Are these universal data types across databases? I am guessing they are not. This means that your data mapping has to map data types for different databases. And what about custom data types? Don't some databases allow for custom data types? If not now, then maybe in the future. The problem is a bit out of hand.

What really needs to happens is ColdFusion needs to somehow force the casting of passed in data types to the underlying Java data types of the query. But this is almost impossible. If you look at my post on using the query object as a complex object iterator, you will see that I am passing in custom ColdFusion objects to query cells. How can this be accommodated? Or is this a hack that will eventually be killed.

And, this raises another issue: coupling. Your data maps now have to be directly tied to databases. This is obvious (I mean isn't that what data mapping is anyway?). But think about it, if your application gets a query from somewhere and then messes with it, your application is now coupled to the database implementation.

Now, you might think I am crazy right? Out of my gourde? Well, check this out:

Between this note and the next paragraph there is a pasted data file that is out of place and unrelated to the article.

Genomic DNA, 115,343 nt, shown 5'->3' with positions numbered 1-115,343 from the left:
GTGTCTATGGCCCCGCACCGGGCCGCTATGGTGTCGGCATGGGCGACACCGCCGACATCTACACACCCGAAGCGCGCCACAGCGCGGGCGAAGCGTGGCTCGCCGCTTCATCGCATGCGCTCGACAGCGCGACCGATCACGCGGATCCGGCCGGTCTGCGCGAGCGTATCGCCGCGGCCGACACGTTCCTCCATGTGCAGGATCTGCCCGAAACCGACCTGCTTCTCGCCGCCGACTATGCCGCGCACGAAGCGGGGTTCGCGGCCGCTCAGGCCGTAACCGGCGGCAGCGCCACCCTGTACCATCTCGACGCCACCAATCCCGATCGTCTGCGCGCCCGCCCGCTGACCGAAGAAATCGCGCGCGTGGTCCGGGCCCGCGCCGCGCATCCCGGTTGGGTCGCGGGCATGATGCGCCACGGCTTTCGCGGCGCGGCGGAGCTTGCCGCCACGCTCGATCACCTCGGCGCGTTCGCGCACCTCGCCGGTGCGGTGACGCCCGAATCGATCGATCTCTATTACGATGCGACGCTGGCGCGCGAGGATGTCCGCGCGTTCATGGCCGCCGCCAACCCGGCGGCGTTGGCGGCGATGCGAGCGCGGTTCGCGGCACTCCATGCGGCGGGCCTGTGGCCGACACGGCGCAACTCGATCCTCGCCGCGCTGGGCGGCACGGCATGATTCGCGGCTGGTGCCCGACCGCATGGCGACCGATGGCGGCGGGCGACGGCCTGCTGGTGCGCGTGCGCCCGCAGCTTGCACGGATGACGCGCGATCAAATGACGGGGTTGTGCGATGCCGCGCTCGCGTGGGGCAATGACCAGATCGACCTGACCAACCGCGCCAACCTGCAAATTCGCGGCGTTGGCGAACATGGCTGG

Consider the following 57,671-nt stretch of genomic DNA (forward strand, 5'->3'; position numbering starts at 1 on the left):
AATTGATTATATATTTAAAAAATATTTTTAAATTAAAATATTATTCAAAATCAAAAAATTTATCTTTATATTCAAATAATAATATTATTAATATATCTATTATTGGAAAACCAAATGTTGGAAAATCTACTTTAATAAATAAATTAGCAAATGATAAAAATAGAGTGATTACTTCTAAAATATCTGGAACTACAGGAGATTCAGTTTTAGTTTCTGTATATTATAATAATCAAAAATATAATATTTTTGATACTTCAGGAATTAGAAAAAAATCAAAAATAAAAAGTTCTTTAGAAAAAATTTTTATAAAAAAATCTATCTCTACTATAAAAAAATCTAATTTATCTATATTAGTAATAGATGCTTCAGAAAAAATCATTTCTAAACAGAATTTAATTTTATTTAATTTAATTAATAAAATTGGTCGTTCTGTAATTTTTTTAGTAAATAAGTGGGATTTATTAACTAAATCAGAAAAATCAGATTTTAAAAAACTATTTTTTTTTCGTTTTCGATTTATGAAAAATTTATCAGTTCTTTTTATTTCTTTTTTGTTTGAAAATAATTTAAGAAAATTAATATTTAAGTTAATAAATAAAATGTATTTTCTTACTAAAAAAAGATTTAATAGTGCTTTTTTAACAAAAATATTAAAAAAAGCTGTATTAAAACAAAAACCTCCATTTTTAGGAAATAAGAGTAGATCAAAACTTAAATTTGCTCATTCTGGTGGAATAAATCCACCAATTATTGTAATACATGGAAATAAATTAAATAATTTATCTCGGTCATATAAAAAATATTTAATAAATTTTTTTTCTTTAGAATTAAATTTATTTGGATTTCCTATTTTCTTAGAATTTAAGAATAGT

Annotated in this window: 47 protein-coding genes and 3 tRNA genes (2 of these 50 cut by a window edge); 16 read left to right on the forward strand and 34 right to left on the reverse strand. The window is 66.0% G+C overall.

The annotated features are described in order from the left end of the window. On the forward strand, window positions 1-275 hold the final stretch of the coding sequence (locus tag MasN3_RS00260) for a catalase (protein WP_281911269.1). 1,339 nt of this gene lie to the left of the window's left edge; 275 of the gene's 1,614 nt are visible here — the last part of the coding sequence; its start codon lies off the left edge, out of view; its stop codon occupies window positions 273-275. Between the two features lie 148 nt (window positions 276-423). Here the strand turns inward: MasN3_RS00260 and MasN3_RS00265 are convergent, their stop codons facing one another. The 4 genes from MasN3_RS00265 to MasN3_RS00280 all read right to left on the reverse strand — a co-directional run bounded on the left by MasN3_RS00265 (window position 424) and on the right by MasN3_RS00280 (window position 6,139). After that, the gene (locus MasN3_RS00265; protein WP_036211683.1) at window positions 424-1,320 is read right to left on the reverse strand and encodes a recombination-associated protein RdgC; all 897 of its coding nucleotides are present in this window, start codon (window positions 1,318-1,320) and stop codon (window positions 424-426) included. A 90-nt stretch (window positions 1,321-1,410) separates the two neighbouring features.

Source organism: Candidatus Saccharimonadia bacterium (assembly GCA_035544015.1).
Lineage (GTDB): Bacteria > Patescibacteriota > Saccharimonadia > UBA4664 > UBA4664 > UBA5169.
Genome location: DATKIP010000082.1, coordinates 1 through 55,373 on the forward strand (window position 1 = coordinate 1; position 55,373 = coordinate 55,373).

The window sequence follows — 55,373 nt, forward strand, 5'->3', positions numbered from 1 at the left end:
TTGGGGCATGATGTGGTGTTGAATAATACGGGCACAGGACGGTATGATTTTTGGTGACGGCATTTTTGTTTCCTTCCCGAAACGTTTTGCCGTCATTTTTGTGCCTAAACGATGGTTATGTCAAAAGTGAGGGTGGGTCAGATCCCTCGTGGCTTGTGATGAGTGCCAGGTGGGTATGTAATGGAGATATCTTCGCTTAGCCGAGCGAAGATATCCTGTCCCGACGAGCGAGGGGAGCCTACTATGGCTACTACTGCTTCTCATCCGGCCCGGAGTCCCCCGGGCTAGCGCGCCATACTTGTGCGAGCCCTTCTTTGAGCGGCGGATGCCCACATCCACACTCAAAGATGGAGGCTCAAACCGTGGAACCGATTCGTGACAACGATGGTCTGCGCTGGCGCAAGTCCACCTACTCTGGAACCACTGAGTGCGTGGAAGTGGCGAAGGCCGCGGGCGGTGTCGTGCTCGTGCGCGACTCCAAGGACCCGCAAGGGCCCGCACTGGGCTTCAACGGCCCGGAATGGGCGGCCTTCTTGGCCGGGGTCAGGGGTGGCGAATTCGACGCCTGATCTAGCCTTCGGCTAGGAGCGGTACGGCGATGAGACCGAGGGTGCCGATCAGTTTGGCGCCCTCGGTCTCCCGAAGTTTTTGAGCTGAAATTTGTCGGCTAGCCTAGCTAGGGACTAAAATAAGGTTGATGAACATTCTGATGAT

• <cfquery name="qTest" datasource="...">
  • SELECT TOP 1
  • id
  • FROM
  • blog_entry
  • </cfquery>
  •  
  •  
  • <!--- Add a row. --->
  • <cfset QueryAddRow( qTest, 1 ) />
  •  
  • <!---
  • Set the value and let ColdFusion do
  • the data type casting.
  • --->
  • <cfset qTest[ "id" ][ 2 ] = 3 />
  •  
  •  
  • <!--- Order by the id. --->
  • <cfquery name="qOrderBy" dbtype="query">
  • SELECT
  • id
  • FROM
  • qTest
  • ORDER BY
  • id ASC
  • </cfquery>

This throws the error:

null null <br>The error occurred on line 113.

The problem is that ColdFusion stores "3" as a string. It then passes this string into a field (id) which is actually an "int" in the database. Then, when you do the order by, the sorting method gets screwed because now it is sorting apples and oranges ("string"s and "int"s). To fix this, you could do: